the humor that the first three shows had is missing. In addition to the
action/adventure that the recent animated films had is also no where to be
found. The show has the potential to be better, but for the 9th Scooby-Doo
television series it's actually pretty entertaining.
The series currently is doing great in the ratings and that's a good thing since the live-action film was such a piece of garbage. We wouldn't want Scooby-Doo to make another comeback!
After three horrible shows (Or the Dark Ages as I call it) Hanna-Barbera
attempted to rescue the series from ultimate destruction. The first
being this show FAILED.
I will agree that the premise for this show is great! It adds a sense of action and adventure that would later save the franchise. This show unlike it's predecessor relies more on adventure and spookiness then on humor. This time the ghosts are real!
The New Scooby-Doo Mysteries (Or the new Scooby and Scappy Show?) reintroduced the character of Daphne. This time Daphne had a new `80s look to her and no longer was danger prone (something else that would later save the series.) The addition of Vincent Price was very effective and added to the new mood Hanna-Barber wanted.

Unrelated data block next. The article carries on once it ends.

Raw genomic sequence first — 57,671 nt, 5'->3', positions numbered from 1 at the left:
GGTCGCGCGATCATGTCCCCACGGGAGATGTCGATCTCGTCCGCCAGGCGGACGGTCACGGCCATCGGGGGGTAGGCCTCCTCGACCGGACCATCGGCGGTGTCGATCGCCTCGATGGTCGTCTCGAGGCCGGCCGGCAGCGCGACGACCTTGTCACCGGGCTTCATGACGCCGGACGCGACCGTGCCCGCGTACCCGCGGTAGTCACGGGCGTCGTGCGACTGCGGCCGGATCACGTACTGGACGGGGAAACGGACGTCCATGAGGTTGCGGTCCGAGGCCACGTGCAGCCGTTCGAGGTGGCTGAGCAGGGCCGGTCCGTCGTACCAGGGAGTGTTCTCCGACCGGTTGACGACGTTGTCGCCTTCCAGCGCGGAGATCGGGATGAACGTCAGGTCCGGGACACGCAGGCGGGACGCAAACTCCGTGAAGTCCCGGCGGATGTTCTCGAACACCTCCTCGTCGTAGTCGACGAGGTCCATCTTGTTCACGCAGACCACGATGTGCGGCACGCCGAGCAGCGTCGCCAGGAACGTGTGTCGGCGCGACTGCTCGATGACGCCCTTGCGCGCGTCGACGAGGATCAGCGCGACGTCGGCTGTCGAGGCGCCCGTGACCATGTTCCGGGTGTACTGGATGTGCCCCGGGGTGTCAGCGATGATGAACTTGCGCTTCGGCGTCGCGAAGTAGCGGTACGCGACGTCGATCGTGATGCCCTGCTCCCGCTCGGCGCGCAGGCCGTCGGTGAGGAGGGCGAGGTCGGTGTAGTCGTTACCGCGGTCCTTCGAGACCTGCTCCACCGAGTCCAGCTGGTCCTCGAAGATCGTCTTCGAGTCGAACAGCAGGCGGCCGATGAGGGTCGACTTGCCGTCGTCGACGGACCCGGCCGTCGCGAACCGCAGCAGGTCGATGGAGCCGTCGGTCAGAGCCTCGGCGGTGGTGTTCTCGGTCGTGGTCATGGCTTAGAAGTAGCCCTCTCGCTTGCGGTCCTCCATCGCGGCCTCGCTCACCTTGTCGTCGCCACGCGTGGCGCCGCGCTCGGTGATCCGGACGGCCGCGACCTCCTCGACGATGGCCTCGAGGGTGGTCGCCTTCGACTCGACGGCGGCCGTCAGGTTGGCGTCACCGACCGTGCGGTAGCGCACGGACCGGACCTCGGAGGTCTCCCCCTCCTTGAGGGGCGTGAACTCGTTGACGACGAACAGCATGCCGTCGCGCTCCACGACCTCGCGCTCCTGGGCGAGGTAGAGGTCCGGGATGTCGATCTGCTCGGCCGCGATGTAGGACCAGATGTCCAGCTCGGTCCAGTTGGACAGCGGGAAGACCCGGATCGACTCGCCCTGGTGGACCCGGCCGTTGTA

But with some many positive elements how did the show fail? Two names come up to mind: Scrappy-Doo and Flim Flam. If these two characters would not have been on the show it would have survived.
Scooby, Shaggy, Daphne, and Vincent alongside this new premise would have made for a terrific comeback. To bad Scrappy and Flim Flam had to ruin everything.
Intelligently enough the producers of the show returned Scooby-Doo to his roots and had him solving mysteries. Where they flawed was in not bringing back the gang and getting rid of Scrappy. The mystery and villains are the lamest in the entire franchise and in my opinion an unnecessary show.
After the series was brutally murdered with the introduction of Scooby's
nephew Scrappy they actually continued to make shows and began to make
This show deliberately began what I like to call "The Dark Ages of Scooby-Doo"
This is the show that finally killed the Scooby-Doo series. I'll be
and say that I enjoyed the first season of the show. For one thing the